The government largely wasted a mammoth £37 billion on a test and trace programme that failed to control the spread of Covid-19 last year, a report by lawmakers said on Wednesday (October 27).
The government and its inexperienced head for the programme, Dido Harding, displayed “gung-ho confidence”, the chair of the House of Commons public accounts committee said.
“But in the end it massively over-promised for what it delivered and it was eye-watering sums of money,” Meg Hillier, of the opposition Labour party, told BBC radio.
“That is one of the biggest concerns — it is almost as if the taxpayer was an ATM machine. That lack of regard for taxpayer funding is a real concern for us as a committee,” she said.
When the pandemic erupted early last year, Britain tried to build from scratch a mass programme to test for new cases and trace infected people.
But its caseload soon exploded and the country now has the second-highest death toll in Europe, behind Russia.
The MPs’ report said Harding and the government had relied too much on expensive outside contractors instead of existing networks in the NHS.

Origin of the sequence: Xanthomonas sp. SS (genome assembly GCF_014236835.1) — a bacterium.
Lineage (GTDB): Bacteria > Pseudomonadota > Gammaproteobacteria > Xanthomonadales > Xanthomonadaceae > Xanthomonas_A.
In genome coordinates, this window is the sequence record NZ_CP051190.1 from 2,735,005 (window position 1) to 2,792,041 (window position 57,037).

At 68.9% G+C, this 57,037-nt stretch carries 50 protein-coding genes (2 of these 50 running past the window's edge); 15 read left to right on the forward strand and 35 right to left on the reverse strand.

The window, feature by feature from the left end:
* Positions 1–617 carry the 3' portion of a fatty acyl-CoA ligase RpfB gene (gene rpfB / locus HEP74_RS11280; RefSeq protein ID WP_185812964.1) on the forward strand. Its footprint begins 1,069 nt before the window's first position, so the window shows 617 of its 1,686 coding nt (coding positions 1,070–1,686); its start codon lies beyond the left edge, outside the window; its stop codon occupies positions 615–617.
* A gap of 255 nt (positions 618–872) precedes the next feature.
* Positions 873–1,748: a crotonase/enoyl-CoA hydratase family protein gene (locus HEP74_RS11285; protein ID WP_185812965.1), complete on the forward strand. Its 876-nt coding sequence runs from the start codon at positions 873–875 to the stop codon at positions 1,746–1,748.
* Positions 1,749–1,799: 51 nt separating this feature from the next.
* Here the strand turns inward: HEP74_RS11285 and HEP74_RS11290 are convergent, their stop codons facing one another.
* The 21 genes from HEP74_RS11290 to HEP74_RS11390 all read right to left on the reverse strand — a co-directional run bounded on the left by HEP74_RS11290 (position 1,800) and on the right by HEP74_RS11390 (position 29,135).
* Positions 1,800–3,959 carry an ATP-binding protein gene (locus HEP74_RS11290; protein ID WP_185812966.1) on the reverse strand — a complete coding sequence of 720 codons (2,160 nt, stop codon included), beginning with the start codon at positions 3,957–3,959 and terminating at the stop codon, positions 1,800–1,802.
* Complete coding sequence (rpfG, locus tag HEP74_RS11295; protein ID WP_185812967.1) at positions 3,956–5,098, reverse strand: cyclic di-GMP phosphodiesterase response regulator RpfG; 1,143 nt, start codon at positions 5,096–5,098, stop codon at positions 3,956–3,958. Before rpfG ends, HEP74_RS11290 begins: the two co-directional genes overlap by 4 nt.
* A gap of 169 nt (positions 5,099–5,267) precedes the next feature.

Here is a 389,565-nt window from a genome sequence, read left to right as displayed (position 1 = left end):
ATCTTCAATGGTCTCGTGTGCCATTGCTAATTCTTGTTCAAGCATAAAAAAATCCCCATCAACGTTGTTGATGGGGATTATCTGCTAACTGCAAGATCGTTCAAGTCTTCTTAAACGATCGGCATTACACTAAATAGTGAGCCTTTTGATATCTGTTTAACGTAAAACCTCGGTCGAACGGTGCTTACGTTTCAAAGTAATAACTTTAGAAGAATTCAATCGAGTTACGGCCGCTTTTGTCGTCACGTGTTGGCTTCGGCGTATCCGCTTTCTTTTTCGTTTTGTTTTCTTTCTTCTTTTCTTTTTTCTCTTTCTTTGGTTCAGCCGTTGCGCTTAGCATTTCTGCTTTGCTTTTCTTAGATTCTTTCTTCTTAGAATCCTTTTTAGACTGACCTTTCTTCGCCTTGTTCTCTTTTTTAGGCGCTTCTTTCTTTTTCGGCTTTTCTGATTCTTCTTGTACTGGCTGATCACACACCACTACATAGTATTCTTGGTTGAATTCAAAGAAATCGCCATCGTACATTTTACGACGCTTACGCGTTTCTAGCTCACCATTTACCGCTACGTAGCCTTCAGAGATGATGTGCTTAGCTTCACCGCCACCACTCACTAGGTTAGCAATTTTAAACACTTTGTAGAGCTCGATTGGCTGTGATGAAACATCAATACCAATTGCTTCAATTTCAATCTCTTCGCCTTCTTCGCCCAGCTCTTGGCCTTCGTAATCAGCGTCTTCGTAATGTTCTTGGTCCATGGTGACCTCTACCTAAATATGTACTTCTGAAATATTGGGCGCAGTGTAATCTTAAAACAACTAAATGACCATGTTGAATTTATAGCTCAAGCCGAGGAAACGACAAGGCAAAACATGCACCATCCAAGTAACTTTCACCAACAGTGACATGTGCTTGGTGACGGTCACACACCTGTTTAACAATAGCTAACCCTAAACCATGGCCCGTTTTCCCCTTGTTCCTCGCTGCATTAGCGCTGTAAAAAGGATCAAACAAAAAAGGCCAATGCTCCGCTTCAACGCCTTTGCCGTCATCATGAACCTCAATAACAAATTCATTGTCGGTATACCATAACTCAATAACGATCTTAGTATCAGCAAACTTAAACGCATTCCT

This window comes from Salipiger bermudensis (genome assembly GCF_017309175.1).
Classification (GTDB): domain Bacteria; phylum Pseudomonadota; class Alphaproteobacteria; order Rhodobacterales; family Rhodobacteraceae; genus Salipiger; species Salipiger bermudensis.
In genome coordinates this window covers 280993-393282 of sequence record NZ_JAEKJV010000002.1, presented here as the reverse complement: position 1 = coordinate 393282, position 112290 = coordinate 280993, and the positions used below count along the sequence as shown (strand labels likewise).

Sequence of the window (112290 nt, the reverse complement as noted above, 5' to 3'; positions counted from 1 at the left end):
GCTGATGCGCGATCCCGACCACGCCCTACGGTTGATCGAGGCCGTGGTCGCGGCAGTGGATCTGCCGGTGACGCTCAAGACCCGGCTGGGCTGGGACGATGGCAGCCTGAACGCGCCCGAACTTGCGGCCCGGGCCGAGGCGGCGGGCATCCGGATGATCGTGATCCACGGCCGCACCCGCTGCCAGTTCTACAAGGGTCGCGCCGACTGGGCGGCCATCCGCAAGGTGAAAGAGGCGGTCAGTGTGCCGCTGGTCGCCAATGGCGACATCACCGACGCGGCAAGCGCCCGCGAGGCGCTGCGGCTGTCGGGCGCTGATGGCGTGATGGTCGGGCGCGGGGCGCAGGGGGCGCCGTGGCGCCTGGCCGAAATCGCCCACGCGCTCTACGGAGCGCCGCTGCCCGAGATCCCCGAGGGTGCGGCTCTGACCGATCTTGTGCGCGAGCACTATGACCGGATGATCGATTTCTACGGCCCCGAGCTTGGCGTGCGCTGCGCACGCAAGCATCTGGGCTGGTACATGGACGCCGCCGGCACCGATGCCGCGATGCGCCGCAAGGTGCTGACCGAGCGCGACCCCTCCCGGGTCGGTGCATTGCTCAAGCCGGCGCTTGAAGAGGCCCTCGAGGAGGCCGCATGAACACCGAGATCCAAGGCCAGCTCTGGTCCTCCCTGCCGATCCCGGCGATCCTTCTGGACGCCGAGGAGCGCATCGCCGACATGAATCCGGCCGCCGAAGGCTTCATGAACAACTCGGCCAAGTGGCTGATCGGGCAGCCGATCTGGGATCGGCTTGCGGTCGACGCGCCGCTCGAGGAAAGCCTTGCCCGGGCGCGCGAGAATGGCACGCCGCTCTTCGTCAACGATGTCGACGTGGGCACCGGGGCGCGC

Uptake of services offered by the programme was “variable” and “only a minority of people experiencing Covid-19 symptoms get a test”, the report said.
Overall, it concluded, the scheme “has not achieved its main objective to help break chains of Covid-19 transmission and enable people to return towards a more normal way of life”.
The government defended the testing programme, insisting that more people now receive tests than in any other European country.
Jenny Harries, head of the UK Health Security Agency, said it was “saving lives every single day and helping us fight Covid-19 by breaking chains of transmission and spotting outbreaks wherever they exist”.